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How the Endless Campaign Radically Transforms the Public Interest

by Michael Teeter

Defining the Public Interest: What we were taught

Most students of politics were taught that competing interests expressed views and opinions to political and bureaucratic decision-makers and these people weighed the pros and cons of the various conflicting or competing positions to arrive at a balanced, nuanced and benevolent decision in the public interest.

Decision-makers were trusted to have conversations with outside experts and advocates in the collection of information, insights, intelligence and facts that could then be used to inform better decision-making. There were few restraints on the ability of decision makers to reach out, to consult, to get informed and to have conversations. Internal organizations in government, whether science-based, evaluation-based, or policy-based, etc. were valuable members of the internal decision making process. Conflicting internal views were respected and nurtured.

Democratic institutions, while still driven by partisan interests, encouraged outside interests to express themselves and Parliamentary Committees had an open door policy to requests to appear before committees.

There are many political science terms to describe the formation of this type of public interest decision-making but the one I have always preferred is "interest group pluralism". In this model, decision-makers are trusted to make decisions in the public interest, based on the collection and understanding of conflicting and competing group perspectives and facts.

Defining the Public Interest: What we are experiencing today

Approximately 5 years ago, this notion of public interest decision started to completely evolve. It started with the federal government but has now found its way to many provincial government and even municipal governments. We are now evolved into what I term "programmatic decision-making" and this type of decision making is now defining the public interest. Let's examine its characteristics:

  • Public servants and political staff are no longer trusted by the centre of government to speak, consult or communicate to outside interests to collect facts, opinions, etc. , unless this exercise is directed by the centre of government and is consistent with the program that the centre of government wishes to promote. For example, with the Harper government at least, traditional labour unions or environmental groups are shunned while Christian organizations and oil sands companies are sought out and encouraged to give views and participate in internal and external discussions.

  • This erosion of internal trust is not just confined to senior bureaucratic and political decision-making. Unfortunately, it has, in the past year or two, been extended to Parliamentary decision-making as well. Groups can only appear before some committees if they are invited to appear and these groups usually hold the same views as the bill or reference before the Committee. The situation has gone so far that government MPs now are instructed to discredit any witnesses which may have opposing views. Talking Points and Questions that will do this are planted by the Parliamentary Secretary so that government MPs can follow the program dictated by the Centre. Government legislators no longer think for themselves and they do what they are told. Sometimes they completely bungle the talking points as we have recently witnessed by suggesting that witnesses should imagine that being raped may be ok if it is seen as not violating individual rights.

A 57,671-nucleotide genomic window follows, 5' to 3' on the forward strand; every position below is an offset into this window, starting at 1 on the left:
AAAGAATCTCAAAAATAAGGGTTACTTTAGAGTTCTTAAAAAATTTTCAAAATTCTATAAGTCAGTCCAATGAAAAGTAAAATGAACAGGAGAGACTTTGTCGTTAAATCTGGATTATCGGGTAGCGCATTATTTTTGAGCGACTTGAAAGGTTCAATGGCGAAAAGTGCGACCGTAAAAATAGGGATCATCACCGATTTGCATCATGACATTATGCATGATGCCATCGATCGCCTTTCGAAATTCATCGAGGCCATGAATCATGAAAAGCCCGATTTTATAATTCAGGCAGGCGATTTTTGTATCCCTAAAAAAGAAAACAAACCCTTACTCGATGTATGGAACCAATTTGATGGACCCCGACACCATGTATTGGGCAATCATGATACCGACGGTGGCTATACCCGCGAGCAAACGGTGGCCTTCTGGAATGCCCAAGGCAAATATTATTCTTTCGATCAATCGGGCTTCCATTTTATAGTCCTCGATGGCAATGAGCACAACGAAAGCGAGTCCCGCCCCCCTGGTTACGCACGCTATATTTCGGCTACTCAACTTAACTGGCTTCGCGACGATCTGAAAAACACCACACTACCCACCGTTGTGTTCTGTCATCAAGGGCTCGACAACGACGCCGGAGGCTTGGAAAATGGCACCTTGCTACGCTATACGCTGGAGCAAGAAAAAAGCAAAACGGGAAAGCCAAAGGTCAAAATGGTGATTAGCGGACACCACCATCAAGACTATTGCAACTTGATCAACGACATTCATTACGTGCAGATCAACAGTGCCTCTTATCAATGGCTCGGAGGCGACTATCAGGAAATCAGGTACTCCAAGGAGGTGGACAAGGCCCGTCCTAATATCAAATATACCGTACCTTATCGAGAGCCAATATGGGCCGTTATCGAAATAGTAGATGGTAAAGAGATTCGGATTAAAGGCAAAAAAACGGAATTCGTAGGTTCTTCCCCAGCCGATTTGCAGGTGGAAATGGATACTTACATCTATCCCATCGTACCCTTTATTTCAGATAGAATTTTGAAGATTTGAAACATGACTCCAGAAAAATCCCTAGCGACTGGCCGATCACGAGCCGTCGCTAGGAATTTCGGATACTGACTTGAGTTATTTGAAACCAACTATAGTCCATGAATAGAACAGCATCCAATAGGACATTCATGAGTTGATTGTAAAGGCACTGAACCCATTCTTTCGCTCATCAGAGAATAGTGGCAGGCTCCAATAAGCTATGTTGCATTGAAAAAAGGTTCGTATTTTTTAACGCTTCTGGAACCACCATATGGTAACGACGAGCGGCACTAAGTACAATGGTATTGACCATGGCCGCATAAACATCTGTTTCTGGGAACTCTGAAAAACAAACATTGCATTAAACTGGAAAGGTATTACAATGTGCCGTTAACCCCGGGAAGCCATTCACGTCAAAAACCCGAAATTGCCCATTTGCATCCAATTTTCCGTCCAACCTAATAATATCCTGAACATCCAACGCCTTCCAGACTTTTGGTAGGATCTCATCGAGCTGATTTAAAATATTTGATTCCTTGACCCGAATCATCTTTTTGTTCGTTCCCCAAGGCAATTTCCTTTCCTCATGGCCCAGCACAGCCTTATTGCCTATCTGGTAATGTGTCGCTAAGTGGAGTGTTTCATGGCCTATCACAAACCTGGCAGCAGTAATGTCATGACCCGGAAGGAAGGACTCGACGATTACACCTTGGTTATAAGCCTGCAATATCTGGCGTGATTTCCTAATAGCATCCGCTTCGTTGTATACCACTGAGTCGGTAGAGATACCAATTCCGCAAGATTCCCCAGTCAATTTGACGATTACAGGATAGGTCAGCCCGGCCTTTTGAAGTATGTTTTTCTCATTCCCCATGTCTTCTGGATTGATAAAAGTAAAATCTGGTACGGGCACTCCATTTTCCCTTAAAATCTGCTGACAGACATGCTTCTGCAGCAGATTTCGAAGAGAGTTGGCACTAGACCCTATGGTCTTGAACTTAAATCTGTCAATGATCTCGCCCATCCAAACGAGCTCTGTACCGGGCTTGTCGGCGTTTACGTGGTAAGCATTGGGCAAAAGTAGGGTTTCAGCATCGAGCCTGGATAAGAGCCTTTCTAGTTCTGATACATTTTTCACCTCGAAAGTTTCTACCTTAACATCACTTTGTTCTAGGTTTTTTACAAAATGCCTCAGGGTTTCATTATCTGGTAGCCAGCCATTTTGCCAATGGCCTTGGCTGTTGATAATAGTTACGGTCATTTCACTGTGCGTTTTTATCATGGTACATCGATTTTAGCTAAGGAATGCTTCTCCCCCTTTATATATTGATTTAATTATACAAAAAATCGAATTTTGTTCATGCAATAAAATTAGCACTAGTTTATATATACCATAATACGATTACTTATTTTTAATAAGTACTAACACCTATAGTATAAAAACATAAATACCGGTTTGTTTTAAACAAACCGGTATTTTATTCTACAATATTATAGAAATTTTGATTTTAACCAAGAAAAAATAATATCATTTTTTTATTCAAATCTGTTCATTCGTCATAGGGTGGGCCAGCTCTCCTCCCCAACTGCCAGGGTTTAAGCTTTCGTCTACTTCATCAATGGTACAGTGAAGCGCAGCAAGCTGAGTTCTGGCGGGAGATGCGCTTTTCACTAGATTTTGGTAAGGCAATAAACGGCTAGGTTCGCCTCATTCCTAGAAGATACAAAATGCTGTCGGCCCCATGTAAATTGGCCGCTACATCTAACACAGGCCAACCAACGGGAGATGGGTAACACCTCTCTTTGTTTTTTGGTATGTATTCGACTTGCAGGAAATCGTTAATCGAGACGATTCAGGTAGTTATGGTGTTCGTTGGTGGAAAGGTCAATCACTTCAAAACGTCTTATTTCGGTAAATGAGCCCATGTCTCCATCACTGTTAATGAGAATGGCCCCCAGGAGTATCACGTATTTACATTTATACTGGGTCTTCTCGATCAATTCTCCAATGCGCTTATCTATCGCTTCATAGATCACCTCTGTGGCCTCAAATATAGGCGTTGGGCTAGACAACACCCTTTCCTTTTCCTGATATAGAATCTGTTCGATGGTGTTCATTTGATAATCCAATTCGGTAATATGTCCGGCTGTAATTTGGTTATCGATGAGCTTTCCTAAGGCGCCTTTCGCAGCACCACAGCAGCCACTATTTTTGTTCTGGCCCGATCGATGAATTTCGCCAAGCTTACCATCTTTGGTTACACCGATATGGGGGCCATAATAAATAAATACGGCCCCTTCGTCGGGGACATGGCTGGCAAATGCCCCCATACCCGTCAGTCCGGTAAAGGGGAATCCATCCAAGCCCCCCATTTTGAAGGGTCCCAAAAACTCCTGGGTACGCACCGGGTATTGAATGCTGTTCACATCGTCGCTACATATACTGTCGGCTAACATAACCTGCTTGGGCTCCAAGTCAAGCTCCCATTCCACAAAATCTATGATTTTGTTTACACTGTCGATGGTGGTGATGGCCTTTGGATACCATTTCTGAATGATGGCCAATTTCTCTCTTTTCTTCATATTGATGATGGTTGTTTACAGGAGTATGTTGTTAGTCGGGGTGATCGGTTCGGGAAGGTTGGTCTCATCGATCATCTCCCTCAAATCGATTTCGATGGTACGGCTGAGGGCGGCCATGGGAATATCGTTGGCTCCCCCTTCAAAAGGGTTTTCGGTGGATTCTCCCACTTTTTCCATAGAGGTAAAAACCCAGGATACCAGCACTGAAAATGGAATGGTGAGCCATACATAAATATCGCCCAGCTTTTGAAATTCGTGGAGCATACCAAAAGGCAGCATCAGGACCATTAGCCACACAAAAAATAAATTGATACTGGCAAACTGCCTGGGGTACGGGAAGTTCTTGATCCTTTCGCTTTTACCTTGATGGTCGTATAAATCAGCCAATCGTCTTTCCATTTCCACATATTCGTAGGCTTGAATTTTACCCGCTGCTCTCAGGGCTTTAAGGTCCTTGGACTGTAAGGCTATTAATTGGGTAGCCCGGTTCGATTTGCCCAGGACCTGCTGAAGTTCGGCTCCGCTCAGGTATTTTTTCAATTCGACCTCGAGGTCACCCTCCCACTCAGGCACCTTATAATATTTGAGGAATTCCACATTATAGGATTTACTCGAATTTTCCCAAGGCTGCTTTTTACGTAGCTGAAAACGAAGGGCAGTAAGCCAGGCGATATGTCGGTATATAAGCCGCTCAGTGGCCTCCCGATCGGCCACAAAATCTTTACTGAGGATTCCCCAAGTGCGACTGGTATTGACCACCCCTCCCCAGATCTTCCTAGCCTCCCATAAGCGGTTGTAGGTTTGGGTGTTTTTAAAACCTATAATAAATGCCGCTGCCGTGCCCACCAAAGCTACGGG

• Talking Points are everything when a government is being directed by a specific program, often reflective of the personal views of the "base" of the party or the Prime Minister or Premier of that jurisdiction. Policies and policy delivery are run by communications offices directed by political staff at the centre of government. There is little scope for policy expertise or robust propose and challenge decision-making.

  • The effect on bureaucratic behaviour is profound. It is now a virtue to ignore phone calls and emails from legitimate interests. Large groups of public servants often meet in advance to decide how to respond to a phone call when a senior official or political staffer decide that responding is necessary. Facts are not divulged. Officials plan based on "spin" in order to feed a particular programmatic message to the outside interests asking the questions or seeking to be heard.

  • Many government officials today are completely focussed internally. Many public servants today have not spoken or interfaced with a member of the public in years.

  • Internal policy and science processes, people and departments have been emasculated and no longer are expert or competing internal views sought or encouraged.

How these changes affect people

Some political leadership has now figured out that the only people that matter are the people that have the same views as you. What this means is that there is no need to pay attention to some regions of the country or to some groups of people, as these people are immaterial to a positive electoral result. The secret of forming a majority government today is to marginalize the opposition and to mobilize the parts of the society that support your program. Where low-voter turnout supports this objective the governing party will encourage this. Where low involvement and participation in the democratic process is supportive of government political objectives then this outcome is supported and encouraged. By-elections are called on the Monday before a National Holiday and a long weekend for most. It is ok if MPs get elected with 9% of the eligible vote.

The result for most Canadians is growing cynicism and disengagement. The result for Canada is policies less likely to reflect majority Canadian values.

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